In endothelial monolayers agonist-induced influx of Ca2+ and activities of the actin cytoskeleton have been shown to be crucially involved in regulation of barrier properties. By laser tweezer application we demonstrated that the strength of adhesion of VE-cadherin-coated microspheres to the surface of cultured endothelial monolayers is significantly reduced by treatment with two well-established permeability-increasing compounds,cytochalasin D and the Ca2+-ionophore A23187, which shows that both compounds directly affect cadherin-mediated adhesion. Cytochalasin D and A23187 caused considerable decay of F-actin (30-60%). Stabilisation of F-actin by jasplakinolide completely blocked drug-induced weakening of bead adhesion showing that attenuation of cadherin-cadherin trans-interaction induced by cytochalasin D and A23187 depends largely on downregulation of F-actin. Single molecule fluorescence microscopy demonstrated that drug-induced weakening of adhesion is accompanied by an increase in lateral mobility of cadherins as well as by dispersal of cadherin-enriched plasmalemmal microdomains. However,the lifetime (≈700 milliseconds, koff≈1.4 second–1) and apparent on-rate of cadherin trans-interaction(relative frequency of binding) remained unchanged in response to cytochalasin D and A23187 indicating that cadherin-mediated adhesion is not modulated by inside-out changes of the affinity but, rather, appears to be controlled by actin-dependent tethering and compartmentalization of cadherins.

Introduction

A wide spread and functionally important family of cell adhesion molecules are the cadherins, which are Ca2+-dependent single-span transmembrane glycoproteins that are capable of trans-interaction with cadherins of opposing cell surfaces (Yap et al., 1997a; Steinberg and McNutt, 1999; Angst et al.,2001). The ectodomains of classical cadherins such as vascular endothelial (VE)-cadherin form a rod-like structure that extends from the cell surface and associates into parallel cis-dimers(Shapiro et al., 1995; Yap et al., 1998; Takeda et al., 1999; Koch et al., 1999; Baumgartner et al., 2000a). The cytoplasmic domain of classical cadherins is highly conserved and serves as binding site for a family of proteins denoted as catenins, which are critically involved in linkage of cadherins to the actin-based cytoskeleton and also play a role in nuclear signalling(Kemler and Ozawa, 1989; Yap et al., 1997a; Angst et al., 2001; Hübner et al., 2001).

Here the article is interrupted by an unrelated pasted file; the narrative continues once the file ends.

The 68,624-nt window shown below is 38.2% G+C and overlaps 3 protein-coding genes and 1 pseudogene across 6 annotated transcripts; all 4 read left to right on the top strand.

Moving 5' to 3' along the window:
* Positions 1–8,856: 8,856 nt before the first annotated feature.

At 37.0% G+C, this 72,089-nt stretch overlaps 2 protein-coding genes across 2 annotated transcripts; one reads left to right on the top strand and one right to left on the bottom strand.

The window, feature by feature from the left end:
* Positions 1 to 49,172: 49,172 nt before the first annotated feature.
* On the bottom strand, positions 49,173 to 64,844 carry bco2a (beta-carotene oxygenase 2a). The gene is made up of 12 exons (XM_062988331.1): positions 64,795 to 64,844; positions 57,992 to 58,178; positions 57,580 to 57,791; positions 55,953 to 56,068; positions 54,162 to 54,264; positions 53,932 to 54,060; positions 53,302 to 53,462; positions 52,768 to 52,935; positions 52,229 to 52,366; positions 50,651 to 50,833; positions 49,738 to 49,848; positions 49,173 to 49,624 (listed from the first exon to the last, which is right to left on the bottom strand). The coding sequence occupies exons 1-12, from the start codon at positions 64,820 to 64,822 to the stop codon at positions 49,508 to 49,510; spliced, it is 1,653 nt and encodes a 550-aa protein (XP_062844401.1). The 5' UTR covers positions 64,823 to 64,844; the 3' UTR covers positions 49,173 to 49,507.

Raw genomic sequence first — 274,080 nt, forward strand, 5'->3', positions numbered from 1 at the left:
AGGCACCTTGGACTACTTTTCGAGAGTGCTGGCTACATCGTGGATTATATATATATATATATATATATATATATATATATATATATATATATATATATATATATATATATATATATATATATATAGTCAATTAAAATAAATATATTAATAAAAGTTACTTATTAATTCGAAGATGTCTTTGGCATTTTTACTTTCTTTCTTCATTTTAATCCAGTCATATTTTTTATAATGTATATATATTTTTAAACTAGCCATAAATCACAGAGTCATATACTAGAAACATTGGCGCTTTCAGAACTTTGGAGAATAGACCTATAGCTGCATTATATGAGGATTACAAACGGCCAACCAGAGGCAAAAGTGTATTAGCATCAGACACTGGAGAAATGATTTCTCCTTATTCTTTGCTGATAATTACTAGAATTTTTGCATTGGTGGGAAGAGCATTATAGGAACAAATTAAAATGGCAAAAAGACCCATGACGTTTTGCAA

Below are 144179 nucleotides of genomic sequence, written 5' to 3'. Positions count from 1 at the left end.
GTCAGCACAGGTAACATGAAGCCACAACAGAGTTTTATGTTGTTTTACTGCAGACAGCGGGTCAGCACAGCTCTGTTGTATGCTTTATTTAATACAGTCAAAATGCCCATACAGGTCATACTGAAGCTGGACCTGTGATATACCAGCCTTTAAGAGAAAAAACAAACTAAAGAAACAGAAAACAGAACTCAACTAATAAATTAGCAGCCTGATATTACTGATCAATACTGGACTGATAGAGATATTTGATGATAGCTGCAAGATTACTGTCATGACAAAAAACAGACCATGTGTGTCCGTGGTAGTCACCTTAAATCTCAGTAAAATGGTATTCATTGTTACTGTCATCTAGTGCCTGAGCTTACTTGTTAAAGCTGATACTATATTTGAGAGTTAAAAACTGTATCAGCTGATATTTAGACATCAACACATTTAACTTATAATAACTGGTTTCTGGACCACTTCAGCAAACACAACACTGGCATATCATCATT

Regulation of adhesion is necessary to allow cells to adapt to changing environmental conditions occurring during morphogenetic cell rearrangement,migration, wound repair and several steps of tumour invasion and metastasis(Christofori and Semb, 1999). A well studied example of rapid agonist-induced modulation of cadherin-based adhesion is the inflammatory response of the vascular endothelium, which is characterised by circumscribed separation of intercellular junctions to form large paracellular gaps through which plasma proteins and blood cells can leave the blood compartment to fulfil a variety of important functions such as attacking invading pathogens (Allport et al., 1997; Dejana,1997; Michel and Curry,1999; Hordijk et al.,1999; Petzelbauer et al.,2000; Vestweber,2000).